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 Post subject: Gardening
PostPosted: Mon Jun 26, 2017 8:55 am 
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Black Hole
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I don't really do it.

I am impressed by people that do do it and case in point is Karen growing tomato plants from seeds taken out of a tomato we ate.

Just amazing.

They're approaching 2 feet tall.

We're poor, so buying planting pots is beyond our current funds, so we bought buckets to use. Not sure if they will work as we're not sure how big the root system for a roma tomato plant is (or requires for proper full growth).

Any thoughts or tips or experiences?

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 Post subject: Re: Gardening
PostPosted: Mon Jun 26, 2017 11:13 am 
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Man, that's something I wish I was good at. My father worked in the nursery business his whole career and even now at 74, he works two days a week as kind of a groundskeeper for a guy who owns a lot of land in Florida.

We've grown tomato plants before but unfortunately we took a one week trip and when we came back the leaves had been overrun with bugs that killed them all. Our "yard" is all paving stones, is about 10' wide and about 30' long and backs up to an alley. It's also extremely hot so it's hard for us to grow anything that requires partial shade.

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 Post subject: Re: Gardening
PostPosted: Mon Jun 26, 2017 6:21 pm 
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Pender wrote:
We're poor, so buying planting pots is beyond our current funds, so we bought buckets to use. Not sure if they will work as we're not sure how big the root system for a roma tomato plant is (or requires for proper full growth).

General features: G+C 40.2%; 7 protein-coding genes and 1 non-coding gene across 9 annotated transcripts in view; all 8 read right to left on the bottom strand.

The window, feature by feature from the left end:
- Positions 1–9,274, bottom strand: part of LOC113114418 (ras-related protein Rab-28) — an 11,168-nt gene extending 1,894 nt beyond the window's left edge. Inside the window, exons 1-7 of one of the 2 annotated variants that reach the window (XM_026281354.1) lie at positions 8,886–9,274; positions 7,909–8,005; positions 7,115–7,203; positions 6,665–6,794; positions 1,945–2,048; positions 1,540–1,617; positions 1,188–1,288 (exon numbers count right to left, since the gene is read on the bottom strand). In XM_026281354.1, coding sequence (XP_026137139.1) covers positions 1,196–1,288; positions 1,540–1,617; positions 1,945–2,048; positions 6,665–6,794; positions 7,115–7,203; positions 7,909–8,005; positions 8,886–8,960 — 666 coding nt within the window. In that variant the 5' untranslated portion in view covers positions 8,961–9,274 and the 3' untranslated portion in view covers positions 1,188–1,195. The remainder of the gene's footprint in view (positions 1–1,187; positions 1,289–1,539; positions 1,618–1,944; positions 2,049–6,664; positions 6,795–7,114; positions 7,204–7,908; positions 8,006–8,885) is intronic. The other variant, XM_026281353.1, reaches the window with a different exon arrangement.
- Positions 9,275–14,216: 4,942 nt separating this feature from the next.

Buckets are fine, depending on their size. Five to seven gallons is best, but you can get away with three-gallon buckets just fine for romas.

If money is very tight, try grow bags instead. Imagine getting 25 five-gallon pots for 50 cents each. Ta da!!

I can vouch for these. I've purchased and used them to grow potatoes, squash, and cucumber. If you take care of them, they can last for several years, too. I have some that are on their third season of use.

Unfortunately, potting mix is expensive, and you should NOT fill these with standard garden soil. It's too thick and clumpy. You will get bad root health and growth.

Check your area. Your county or state may make compost available to you for free via public works, recycling, waste management, or a related department. Use a mix of 1/3 compost, 1/3 sand (which you may also be able to get for free), and 1/3 peat moss (which is dirt ass cheap at any garden center).

Mix it up, fill the bags with it.

You will need to fertilize a few times over the season growing this way.. I suggest you skip Miracle Grow. Try fish emulsion. It works well, you can't really overdo it, and it's organic and healthy for your plants. Should be available everywhere.

Growing in containers, you have to water more often. Sometimes daily in the dog days of summer.

Consider trimming all the branches off the bottom foot, foot and a half of the plants. This will help prevent disease and provide good airflow.

Tomato cages are expensive and not necessary. You can let them just vine if you want, though you won't get as good a yield that way, critters will get to your fruit easier, and they will be more prone to disease. But you CAN do it. That's how they grow wild.